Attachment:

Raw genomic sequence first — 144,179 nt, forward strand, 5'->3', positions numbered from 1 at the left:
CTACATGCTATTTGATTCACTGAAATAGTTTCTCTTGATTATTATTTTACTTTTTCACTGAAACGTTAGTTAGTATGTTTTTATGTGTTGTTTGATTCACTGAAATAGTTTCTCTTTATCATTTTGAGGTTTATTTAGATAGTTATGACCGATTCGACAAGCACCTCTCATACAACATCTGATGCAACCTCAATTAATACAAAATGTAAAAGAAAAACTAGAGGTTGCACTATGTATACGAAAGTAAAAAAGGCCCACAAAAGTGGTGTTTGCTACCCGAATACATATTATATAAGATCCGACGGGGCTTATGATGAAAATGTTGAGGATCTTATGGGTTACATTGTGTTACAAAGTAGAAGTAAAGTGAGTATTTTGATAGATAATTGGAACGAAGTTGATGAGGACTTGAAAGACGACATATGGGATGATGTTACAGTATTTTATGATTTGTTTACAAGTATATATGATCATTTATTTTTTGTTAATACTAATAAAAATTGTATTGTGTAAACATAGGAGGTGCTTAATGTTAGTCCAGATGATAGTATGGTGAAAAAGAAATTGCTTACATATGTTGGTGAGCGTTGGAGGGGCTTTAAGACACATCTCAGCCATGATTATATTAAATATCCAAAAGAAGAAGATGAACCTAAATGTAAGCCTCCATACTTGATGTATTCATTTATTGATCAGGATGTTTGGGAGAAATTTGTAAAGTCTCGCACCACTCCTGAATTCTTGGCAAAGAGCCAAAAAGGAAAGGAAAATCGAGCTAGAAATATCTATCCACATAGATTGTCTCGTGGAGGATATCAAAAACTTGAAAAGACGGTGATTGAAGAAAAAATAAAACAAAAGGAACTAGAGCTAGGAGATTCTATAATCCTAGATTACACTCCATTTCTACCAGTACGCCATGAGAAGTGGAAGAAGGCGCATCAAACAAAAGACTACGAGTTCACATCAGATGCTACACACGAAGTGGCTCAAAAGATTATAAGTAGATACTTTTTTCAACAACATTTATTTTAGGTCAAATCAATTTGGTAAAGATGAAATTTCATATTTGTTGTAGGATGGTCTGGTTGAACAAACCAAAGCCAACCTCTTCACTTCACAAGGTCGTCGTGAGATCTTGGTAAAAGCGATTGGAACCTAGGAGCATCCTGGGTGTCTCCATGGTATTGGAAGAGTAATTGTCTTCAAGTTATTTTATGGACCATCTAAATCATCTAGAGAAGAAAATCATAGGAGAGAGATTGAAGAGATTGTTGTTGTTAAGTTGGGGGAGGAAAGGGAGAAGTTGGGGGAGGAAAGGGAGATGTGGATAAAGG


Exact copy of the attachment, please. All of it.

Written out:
Raw genomic sequence first — 144,179 nt, forward strand, 5'->3', positions numbered from 1 at the left:
CTACATGCTATTTGATTCACTGAAATAGTTTCTCTTGATTATTATTTTACTTTTTCACTGAAACGTTAGTTAGTATGTTTTTATGTGTTGTTTGATTCACTGAAATAGTTTCTCTTTATCATTTTGAGGTTTATTTAGATAGTTATGACCGATTCGACAAGCACCTCTCATACAACATCTGATGCAACCTCAATTAATACAAAATGTAAAAGAAAAACTAGAGGTTGCACTATGTATACGAAAGTAAAAAAGGCCCACAAAAGTGGTGTTTGCTACCCGAATACATATTATATAAGATCCGACGGGGCTTATGATGAAAATGTTGAGGATCTTATGGGTTACATTGTGTTACAAAGTAGAAGTAAAGTGAGTATTTTGATAGATAATTGGAACGAAGTTGATGAGGACTTGAAAGACGACATATGGGATGATGTTACAGTATTTTATGATTTGTTTACAAGTATATATGATCATTTATTTTTTGTTAATACTAATAAAAATTGTATTGTGTAAACATAGGAGGTGCTTAATGTTAGTCCAGATGATAGTATGGTGAAAAAGAAATTGCTTACATATGTTGGTGAGCGTTGGAGGGGCTTTAAGACACATCTCAGCCATGATTATATTAAATATCCAAAAGAAGAAGATGAACCTAAATGTAAGCCTCCATACTTGATGTATTCATTTATTGATCAGGATGTTTGGGAGAAATTTGTAAAGTCTCGCACCACTCCTGAATTCTTGGCAAAGAGCCAAAAAGGAAAGGAAAATCGAGCTAGAAATATCTATCCACATAGATTGTCTCGTGGAGGATATCAAAAACTTGAAAAGACGGTGATTGAAGAAAAAATAAAACAAAAGGAACTAGAGCTAGGAGATTCTATAATCCTAGATTACACTCCATTTCTACCAGTACGCCATGAGAAGTGGAAGAAGGCGCATCAAACAAAAGACTACGAGTTCACATCAGATGCTACACACGAAGTGGCTCAAAAGATTATAAGTAGATACTTTTTTCAACAACATTTATTTTAGGTCAAATCAATTTGGTAAAGATGAAATTTCATATTTGTTGTAGGATGGTCTGGTTGAACAAACCAAAGCCAACCTCTTCACTTCACAAGGTCGTCGTGAGATCTTGGTAAAAGCGATTGGAACCTAGGAGCATCCTGGGTGTCTCCATGGTATTGGAAGAGTAATTGTCTTCAAGTTATTTTATGGACCATCTAAATCATCTAGAGAAGAAAATCATAGGAGAGAGATTGAAGAGATTGTTGTTGTTAAGTTGGGGGAGGAAAGGGAGAAGTTGGGGGAGGAAAGGGAGATGTGGATAAAGG